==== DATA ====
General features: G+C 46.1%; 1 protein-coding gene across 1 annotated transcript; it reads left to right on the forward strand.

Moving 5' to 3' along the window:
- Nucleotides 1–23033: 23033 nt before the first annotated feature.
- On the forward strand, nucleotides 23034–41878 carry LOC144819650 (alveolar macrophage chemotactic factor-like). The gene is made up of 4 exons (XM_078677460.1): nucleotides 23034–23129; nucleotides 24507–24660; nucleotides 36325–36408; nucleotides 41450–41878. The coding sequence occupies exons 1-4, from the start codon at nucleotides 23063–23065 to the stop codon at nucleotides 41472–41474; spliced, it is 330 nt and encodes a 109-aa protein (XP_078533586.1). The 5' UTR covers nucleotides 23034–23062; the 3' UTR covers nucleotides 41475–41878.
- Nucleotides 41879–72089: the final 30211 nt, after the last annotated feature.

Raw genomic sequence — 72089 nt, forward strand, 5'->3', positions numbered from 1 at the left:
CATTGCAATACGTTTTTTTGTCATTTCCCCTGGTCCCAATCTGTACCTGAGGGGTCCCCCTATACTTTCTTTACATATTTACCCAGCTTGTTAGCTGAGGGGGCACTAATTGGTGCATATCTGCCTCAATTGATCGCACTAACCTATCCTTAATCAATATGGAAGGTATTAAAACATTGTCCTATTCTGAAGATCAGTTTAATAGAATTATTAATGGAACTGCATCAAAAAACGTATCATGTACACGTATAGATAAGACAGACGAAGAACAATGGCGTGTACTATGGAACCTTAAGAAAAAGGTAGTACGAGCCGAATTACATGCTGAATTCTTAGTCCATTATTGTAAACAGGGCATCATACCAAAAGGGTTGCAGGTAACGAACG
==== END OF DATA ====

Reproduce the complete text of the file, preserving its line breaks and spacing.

General features: G+C 46.1%; 1 protein-coding gene across 1 annotated transcript; it reads left to right on the forward strand.

Moving 5' to 3' along the window:
- Nucleotides 1–23033: 23033 nt before the first annotated feature.
- On the forward strand, nucleotides 23034–41878 carry LOC144819650 (alveolar macrophage chemotactic factor-like). The gene is made up of 4 exons (XM_078677460.1): nucleotides 23034–23129; nucleotides 24507–24660; nucleotides 36325–36408; nucleotides 41450–41878. The coding sequence occupies exons 1-4, from the start codon at nucleotides 23063–23065 to the stop codon at nucleotides 41472–41474; spliced, it is 330 nt and encodes a 109-aa protein (XP_078533586.1). The 5' UTR covers nucleotides 23034–23062; the 3' UTR covers nucleotides 41475–41878.
- Nucleotides 41879–72089: the final 30211 nt, after the last annotated feature.

Raw genomic sequence — 72089 nt, forward strand, 5'->3', positions numbered from 1 at the left:
CATTGCAATACGTTTTTTTGTCATTTCCCCTGGTCCCAATCTGTACCTGAGGGGTCCCCCTATACTTTCTTTACATATTTACCCAGCTTGTTAGCTGAGGGGGCACTAATTGGTGCATATCTGCCTCAATTGATCGCACTAACCTATCCTTAATCAATATGGAAGGTATTAAAACATTGTCCTATTCTGAAGATCAGTTTAATAGAATTATTAATGGAACTGCATCAAAAAACGTATCATGTACACGTATAGATAAGACAGACGAAGAACAATGGCGTGTACTATGGAACCTTAAGAAAAAGGTAGTACGAGCCGAATTACATGCTGAATTCTTAGTCCATTATTGTAAACAGGGCATCATACCAAAAGGGTTGCAGGTAACGAACG